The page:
• A Searidge digital tower during trials at London Heathrow. (NATS / Searidge Technologies)
    A Searidge digital tower during trials at London Heathrow. (NATS / Searidge Technologies)

Airservices Australia will test remote digital control tower technology next year after signing a contract with Searidge Technologies this week.

Digital tower technology enables runways to be controlled from remote locations rather than the on-site tower.

Searidge will initially provide a prototype contingency system for Sydney International Airport.

“Digital Aerodrome Services will allow us to optimise our future service delivery and improve safety outcomes for the industry and travelling public,” Airservices Executive General Manager of Air Navigation Services Peter Curran said.

“It also means we can support greater resilience at our major airports and be responsive to service level requirements.”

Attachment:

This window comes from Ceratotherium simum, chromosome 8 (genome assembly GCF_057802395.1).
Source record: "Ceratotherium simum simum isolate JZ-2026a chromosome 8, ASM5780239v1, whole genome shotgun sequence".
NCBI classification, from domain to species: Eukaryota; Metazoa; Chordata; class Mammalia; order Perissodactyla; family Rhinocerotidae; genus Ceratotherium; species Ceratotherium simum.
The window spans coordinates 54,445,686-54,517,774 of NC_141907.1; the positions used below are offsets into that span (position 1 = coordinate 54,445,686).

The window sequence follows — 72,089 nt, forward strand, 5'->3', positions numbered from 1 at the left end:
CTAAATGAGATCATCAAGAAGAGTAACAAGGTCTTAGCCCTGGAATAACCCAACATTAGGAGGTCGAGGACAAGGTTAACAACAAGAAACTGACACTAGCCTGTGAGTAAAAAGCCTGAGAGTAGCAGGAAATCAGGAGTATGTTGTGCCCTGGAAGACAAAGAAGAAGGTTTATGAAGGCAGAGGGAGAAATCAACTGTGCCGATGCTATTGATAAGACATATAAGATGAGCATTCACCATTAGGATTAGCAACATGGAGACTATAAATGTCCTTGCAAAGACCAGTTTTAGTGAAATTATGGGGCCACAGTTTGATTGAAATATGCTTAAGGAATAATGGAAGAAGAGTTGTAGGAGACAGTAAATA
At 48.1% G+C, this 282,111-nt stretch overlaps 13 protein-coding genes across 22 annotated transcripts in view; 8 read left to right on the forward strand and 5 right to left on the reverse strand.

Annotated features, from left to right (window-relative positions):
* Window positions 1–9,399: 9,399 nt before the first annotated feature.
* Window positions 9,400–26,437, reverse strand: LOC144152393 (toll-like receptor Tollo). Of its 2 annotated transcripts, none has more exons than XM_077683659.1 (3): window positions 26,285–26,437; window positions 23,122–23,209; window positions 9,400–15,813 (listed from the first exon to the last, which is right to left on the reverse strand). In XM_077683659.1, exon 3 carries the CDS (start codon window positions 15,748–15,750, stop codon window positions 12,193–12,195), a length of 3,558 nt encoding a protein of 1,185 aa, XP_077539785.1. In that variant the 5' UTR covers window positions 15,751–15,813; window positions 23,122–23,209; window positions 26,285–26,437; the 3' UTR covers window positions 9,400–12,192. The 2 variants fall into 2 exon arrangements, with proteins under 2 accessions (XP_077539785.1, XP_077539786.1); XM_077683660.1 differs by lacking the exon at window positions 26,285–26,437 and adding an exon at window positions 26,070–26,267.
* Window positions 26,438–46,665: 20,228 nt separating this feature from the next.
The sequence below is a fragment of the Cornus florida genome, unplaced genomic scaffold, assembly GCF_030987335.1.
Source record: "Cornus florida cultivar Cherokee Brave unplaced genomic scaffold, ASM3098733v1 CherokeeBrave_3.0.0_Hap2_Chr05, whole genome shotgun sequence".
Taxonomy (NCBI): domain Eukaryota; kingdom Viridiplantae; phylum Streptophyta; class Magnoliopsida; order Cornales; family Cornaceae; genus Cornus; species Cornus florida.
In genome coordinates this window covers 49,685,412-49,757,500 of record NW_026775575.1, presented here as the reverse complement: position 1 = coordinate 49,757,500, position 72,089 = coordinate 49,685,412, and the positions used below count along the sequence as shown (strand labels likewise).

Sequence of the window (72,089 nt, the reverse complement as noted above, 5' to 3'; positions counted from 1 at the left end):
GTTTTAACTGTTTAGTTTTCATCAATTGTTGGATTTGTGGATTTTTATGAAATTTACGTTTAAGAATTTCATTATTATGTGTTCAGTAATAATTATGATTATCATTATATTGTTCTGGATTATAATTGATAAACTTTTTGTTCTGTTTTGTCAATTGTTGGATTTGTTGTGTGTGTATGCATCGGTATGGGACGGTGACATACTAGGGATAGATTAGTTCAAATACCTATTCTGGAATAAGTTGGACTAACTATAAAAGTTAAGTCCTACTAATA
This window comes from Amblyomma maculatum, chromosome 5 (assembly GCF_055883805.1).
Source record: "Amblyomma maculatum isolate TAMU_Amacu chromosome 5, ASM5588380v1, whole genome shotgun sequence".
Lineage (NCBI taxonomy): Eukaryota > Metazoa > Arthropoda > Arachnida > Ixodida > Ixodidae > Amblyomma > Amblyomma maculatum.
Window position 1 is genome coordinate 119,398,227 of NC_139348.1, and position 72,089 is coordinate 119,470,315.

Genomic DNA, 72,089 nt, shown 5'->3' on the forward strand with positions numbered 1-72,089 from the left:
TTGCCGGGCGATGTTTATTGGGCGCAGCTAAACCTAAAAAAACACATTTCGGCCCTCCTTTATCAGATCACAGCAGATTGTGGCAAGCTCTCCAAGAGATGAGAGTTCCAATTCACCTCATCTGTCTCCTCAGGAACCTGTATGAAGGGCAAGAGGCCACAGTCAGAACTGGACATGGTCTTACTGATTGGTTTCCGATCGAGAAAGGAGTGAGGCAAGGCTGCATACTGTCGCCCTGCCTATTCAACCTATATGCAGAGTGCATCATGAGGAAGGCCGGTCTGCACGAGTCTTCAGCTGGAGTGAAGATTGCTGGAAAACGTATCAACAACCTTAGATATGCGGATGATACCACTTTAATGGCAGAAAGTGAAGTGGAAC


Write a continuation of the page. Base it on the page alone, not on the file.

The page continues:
The SYD prototype will showcase the Ultra High Definition (UHD) views of the main operating areas and create a facility for controllers and the regulator to experience the extensive benefits and features of a digital tower, including its use for contingency operations.

Digital tower technology also has potential to replace existing control towers at smaller airports, with systems already operational in Sweden, Hungary, and the United Kingdom. In April 2018, Airways New Zealand announced that the 52-year-old Invercargill tower would be replaced with digital technology.

“We are pleased to partner with Airservices Australia and are looking forward to sharing our knowledge and showcasing our technology to demonstrate digital towers as an agile and flexible method of delivering aerodrome services to support their long term growth, safety and asset management plans,” CEO of Searidge Technologies Moodie Cheikh said.

Airservices Australia says it is introducing digital air traffic control towers to help ATCs enhance service delivery and improve safety for industry and the travelling public.

Trials are being conducted this and next financial year to determine the technology’s suitability.

comments powered by Disqus